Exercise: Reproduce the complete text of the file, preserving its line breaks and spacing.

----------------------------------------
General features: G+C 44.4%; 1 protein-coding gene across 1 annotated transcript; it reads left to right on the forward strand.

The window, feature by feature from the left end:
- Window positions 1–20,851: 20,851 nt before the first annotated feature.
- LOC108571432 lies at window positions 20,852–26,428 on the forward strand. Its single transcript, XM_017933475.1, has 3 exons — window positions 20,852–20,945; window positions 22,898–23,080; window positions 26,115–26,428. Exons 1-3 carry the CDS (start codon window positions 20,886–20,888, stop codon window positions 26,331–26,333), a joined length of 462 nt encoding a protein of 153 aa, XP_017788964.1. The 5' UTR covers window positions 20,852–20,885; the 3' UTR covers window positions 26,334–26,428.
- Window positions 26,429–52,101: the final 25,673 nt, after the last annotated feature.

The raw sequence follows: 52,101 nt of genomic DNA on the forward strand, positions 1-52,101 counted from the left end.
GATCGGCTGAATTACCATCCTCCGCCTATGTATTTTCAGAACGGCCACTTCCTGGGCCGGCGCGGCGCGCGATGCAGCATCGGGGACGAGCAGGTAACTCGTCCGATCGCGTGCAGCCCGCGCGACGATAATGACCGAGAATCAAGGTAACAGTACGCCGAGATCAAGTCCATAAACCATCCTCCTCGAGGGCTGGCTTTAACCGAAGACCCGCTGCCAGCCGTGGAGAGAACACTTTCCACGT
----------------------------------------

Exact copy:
General features: G+C 44.4%; 1 protein-coding gene across 1 annotated transcript; it reads left to right on the forward strand.

The window, feature by feature from the left end:
- Window positions 1–20,851: 20,851 nt before the first annotated feature.
- LOC108571432 lies at window positions 20,852–26,428 on the forward strand. Its single transcript, XM_017933475.1, has 3 exons — window positions 20,852–20,945; window positions 22,898–23,080; window positions 26,115–26,428. Exons 1-3 carry the CDS (start codon window positions 20,886–20,888, stop codon window positions 26,331–26,333), a joined length of 462 nt encoding a protein of 153 aa, XP_017788964.1. The 5' UTR covers window positions 20,852–20,885; the 3' UTR covers window positions 26,334–26,428.
- Window positions 26,429–52,101: the final 25,673 nt, after the last annotated feature.

The raw sequence follows: 52,101 nt of genomic DNA on the forward strand, positions 1-52,101 counted from the left end.
GATCGGCTGAATTACCATCCTCCGCCTATGTATTTTCAGAACGGCCACTTCCTGGGCCGGCGCGGCGCGCGATGCAGCATCGGGGACGAGCAGGTAACTCGTCCGATCGCGTGCAGCCCGCGCGACGATAATGACCGAGAATCAAGGTAACAGTACGCCGAGATCAAGTCCATAAACCATCCTCCTCGAGGGCTGGCTTTAACCGAAGACCCGCTGCCAGCCGTGGAGAGAACACTTTCCACGT